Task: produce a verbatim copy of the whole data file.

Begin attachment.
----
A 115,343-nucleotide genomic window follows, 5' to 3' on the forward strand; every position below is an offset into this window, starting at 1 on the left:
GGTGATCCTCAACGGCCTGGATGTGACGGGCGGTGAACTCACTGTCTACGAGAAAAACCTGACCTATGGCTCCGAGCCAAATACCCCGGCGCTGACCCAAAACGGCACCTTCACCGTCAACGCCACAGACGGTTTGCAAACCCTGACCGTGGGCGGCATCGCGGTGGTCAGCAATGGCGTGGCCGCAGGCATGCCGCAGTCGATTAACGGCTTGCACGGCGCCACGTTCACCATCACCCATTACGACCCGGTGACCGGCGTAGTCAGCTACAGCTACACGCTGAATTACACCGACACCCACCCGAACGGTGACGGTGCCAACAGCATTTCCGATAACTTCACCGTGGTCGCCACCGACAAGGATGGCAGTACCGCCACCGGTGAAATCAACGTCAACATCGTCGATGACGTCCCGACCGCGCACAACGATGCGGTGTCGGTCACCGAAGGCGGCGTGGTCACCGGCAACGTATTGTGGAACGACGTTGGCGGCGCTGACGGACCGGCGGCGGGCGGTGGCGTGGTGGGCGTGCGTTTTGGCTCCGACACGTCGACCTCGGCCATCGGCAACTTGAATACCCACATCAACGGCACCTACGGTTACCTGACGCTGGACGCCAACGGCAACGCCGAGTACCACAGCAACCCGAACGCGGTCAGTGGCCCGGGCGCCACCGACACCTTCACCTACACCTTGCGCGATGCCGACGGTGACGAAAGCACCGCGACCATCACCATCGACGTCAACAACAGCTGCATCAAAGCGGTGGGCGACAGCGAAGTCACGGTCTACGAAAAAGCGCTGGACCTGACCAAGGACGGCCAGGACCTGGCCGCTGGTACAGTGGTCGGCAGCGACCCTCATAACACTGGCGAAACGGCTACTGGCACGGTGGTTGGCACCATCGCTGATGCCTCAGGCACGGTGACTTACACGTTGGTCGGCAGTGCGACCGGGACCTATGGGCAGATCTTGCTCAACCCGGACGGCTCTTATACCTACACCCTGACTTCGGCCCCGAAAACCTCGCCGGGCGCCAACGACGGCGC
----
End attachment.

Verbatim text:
A 115,343-nucleotide genomic window follows, 5' to 3' on the forward strand; every position below is an offset into this window, starting at 1 on the left:
GGTGATCCTCAACGGCCTGGATGTGACGGGCGGTGAACTCACTGTCTACGAGAAAAACCTGACCTATGGCTCCGAGCCAAATACCCCGGCGCTGACCCAAAACGGCACCTTCACCGTCAACGCCACAGACGGTTTGCAAACCCTGACCGTGGGCGGCATCGCGGTGGTCAGCAATGGCGTGGCCGCAGGCATGCCGCAGTCGATTAACGGCTTGCACGGCGCCACGTTCACCATCACCCATTACGACCCGGTGACCGGCGTAGTCAGCTACAGCTACACGCTGAATTACACCGACACCCACCCGAACGGTGACGGTGCCAACAGCATTTCCGATAACTTCACCGTGGTCGCCACCGACAAGGATGGCAGTACCGCCACCGGTGAAATCAACGTCAACATCGTCGATGACGTCCCGACCGCGCACAACGATGCGGTGTCGGTCACCGAAGGCGGCGTGGTCACCGGCAACGTATTGTGGAACGACGTTGGCGGCGCTGACGGACCGGCGGCGGGCGGTGGCGTGGTGGGCGTGCGTTTTGGCTCCGACACGTCGACCTCGGCCATCGGCAACTTGAATACCCACATCAACGGCACCTACGGTTACCTGACGCTGGACGCCAACGGCAACGCCGAGTACCACAGCAACCCGAACGCGGTCAGTGGCCCGGGCGCCACCGACACCTTCACCTACACCTTGCGCGATGCCGACGGTGACGAAAGCACCGCGACCATCACCATCGACGTCAACAACAGCTGCATCAAAGCGGTGGGCGACAGCGAAGTCACGGTCTACGAAAAAGCGCTGGACCTGACCAAGGACGGCCAGGACCTGGCCGCTGGTACAGTGGTCGGCAGCGACCCTCATAACACTGGCGAAACGGCTACTGGCACGGTGGTTGGCACCATCGCTGATGCCTCAGGCACGGTGACTTACACGTTGGTCGGCAGTGCGACCGGGACCTATGGGCAGATCTTGCTCAACCCGGACGGCTCTTATACCTACACCCTGACTTCGGCCCCGAAAACCTCGCCGGGCGCCAACGACGGCGC